*Disclaimer: I do not hate people from Long Island or New Jersey.
In the restaurant industry, the busiest night is also the most frustrating one. Saturday nights in the city go by the insider moniker "B and T," a reference to the non-city-dwellers who migrate in for their once-in-a-while dining experiences. B and T, like Bridge and Tunnel, the way by which Long Islanders and New Jerseans reach our island. It isn't that we're geographically biased, per se; it's more like years and years of uphill battles have made us cynical. Saturday nights are not teeming with foodies looking to explore uncharted territory. Saturday nights are rollicking and ridiculous and filled with people with riotously high expectations that can never adequately be met. We call it amateur night.
But if you think Saturday nights are bad, with their butterflied well-done filet mignons, you should check out the other most amateur dining night of the year, the dreaded Valentine's Day. Every romantic relationship in the city goes public on the 14th, flaunting love with dollars/truffles/glasses of Bordeaux. Like Saturday night eaters, the people who dine out on Valentine's Day are not run-of-the-mill New Yorkers accustomed to a night on the town. No, these people prefer to go out on special occasions. They don't experiment with foods that scare them. They go out with the obvious intention of making a good impression on their dates, which means treating service staff like the indentured variety.
I've always hated working on Valentine's Day. It's not like I have somewhere better to be or anything. I just happen to know that there isn't any money in it. Tippers are parsimonious. Googly-eyed lovers couldn't care less about the impact made on someone else's income. Not that it's better to be a diner. No. New York becomes land of the prix fixe, a hundred bucks for dinner anywhere, a spit-in-the-eye insult to those of us who are voluntarily single.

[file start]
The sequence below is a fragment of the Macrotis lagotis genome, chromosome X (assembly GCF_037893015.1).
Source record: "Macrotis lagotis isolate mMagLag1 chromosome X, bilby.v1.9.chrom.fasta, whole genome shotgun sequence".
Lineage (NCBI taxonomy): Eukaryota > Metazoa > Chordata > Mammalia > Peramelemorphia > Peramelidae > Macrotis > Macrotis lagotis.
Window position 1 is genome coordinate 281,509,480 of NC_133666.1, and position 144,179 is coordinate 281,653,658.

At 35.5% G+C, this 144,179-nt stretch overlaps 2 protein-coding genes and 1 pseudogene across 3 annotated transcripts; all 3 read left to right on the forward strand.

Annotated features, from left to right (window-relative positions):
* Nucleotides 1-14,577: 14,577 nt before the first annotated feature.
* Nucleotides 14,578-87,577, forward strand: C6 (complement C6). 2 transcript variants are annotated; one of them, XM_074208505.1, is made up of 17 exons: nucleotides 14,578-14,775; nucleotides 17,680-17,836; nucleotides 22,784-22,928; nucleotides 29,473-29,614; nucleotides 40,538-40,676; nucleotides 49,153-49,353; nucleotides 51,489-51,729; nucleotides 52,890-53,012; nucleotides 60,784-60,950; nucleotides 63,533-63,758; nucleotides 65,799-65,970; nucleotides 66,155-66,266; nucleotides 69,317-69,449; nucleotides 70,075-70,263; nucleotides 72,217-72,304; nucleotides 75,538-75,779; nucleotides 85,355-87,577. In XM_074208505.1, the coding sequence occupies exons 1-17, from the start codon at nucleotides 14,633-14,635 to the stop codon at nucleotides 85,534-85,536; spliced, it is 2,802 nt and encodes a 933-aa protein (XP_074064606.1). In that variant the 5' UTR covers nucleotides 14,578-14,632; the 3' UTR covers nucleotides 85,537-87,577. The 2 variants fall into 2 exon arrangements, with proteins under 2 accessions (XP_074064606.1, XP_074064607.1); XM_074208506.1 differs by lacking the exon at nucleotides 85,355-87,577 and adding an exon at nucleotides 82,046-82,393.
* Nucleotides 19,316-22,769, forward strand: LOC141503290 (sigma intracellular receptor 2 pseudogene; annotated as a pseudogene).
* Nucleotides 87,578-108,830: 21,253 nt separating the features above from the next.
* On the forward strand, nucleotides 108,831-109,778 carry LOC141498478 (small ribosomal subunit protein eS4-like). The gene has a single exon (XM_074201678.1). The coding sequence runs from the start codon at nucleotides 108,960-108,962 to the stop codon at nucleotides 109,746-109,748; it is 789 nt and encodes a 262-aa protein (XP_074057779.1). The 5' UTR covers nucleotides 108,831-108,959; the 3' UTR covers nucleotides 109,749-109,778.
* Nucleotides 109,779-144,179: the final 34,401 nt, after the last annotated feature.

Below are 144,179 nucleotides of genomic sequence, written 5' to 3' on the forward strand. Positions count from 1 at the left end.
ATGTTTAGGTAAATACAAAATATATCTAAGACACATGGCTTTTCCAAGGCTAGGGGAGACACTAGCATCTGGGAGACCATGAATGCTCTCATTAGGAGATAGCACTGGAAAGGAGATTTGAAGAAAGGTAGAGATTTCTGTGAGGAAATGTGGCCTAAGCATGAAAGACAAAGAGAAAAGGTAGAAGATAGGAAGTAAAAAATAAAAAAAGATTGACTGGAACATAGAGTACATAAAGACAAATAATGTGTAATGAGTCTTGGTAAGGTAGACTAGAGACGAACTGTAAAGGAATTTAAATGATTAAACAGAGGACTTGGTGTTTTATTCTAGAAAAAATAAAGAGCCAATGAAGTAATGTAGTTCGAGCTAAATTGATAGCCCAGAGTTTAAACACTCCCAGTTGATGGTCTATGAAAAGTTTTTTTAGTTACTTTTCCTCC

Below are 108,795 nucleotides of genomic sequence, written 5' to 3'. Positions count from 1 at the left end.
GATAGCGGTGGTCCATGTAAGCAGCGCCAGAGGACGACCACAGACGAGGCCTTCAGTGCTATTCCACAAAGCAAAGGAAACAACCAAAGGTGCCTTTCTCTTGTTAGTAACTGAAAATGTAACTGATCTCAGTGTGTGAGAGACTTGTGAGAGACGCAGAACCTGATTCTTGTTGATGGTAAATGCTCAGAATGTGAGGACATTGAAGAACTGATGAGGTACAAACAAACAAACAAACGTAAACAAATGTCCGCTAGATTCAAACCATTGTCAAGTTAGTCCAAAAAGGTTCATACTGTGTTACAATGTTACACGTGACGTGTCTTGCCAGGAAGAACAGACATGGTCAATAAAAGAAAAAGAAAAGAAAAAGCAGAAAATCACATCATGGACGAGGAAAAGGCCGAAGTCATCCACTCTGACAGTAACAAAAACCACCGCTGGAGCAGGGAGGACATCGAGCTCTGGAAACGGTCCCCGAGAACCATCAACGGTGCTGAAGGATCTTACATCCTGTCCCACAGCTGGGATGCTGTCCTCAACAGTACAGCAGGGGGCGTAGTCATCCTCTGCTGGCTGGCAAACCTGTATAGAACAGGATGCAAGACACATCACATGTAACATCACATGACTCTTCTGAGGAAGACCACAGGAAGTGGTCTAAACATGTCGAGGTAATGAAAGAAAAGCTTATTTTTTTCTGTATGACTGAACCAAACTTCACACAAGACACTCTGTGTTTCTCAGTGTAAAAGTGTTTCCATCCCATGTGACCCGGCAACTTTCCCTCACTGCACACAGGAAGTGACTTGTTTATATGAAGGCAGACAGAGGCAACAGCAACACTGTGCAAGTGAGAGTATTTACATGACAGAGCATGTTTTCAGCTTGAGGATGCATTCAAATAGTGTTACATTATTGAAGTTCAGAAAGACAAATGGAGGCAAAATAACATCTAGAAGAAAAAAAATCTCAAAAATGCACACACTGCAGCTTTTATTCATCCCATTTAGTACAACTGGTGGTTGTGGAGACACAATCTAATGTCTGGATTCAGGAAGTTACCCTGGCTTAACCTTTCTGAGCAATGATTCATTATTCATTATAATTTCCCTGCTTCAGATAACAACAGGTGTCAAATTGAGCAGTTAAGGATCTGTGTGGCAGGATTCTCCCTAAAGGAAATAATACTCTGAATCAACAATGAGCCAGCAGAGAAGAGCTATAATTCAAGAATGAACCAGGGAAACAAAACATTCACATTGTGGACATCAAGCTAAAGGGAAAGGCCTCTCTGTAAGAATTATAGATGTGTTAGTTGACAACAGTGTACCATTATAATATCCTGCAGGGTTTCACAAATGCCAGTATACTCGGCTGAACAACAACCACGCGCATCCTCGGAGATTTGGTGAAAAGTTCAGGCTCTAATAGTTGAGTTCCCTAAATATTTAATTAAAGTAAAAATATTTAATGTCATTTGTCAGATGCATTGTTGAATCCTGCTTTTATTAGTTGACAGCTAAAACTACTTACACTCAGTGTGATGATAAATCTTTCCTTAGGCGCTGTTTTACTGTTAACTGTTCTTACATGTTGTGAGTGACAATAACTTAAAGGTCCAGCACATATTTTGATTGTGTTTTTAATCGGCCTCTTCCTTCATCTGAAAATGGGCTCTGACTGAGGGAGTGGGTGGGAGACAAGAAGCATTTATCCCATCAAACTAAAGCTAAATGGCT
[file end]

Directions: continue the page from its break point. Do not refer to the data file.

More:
So imagine the possibilities if the two most un-dinerlike situations were to converge, say Valentine's Day on a Saturday night. Mayhem, riots in the streets, the cast of the Sopranos whipping out AmEx black cards on white-tableclothed Italian joints on Mulberry. Ok, maybe not, but it wouldn't be pretty, sort of the apex of what it means to be an unwitting eater in New York.
And the moment is upon us.
It's like anticipating the apocalypse. How many people will complain about offal offered on their delicate V-Day menus? How many 10 to 15 percent tips will servers drag home at the end of the night? How many guests will ask to see a manager because their steak is undercooked? How many entrees will head back to the pass, uneaten? How many tables will refuse to turn, despite the wait, because of the long and loving stare they've locked into?
I get goosebumps just thinking about it.
So for all you singles out there wary about braving the foam-at-the-mouth masses on this upcoming holiday, fear not. My advice is simple: Delivery. When was the last time you had the opportunity to watch Saturday Night Live when it actually aired? Don't you have a bunch of Netflix movies to catch up on? Don't you want to hit the sack early and have a nice, long Sunday to yourself?
As for this blogger, I'm headed to Phoenix, where the masses surely will not follow. For all the New York lovers out there, good night and good luck. It's a battlefield out there.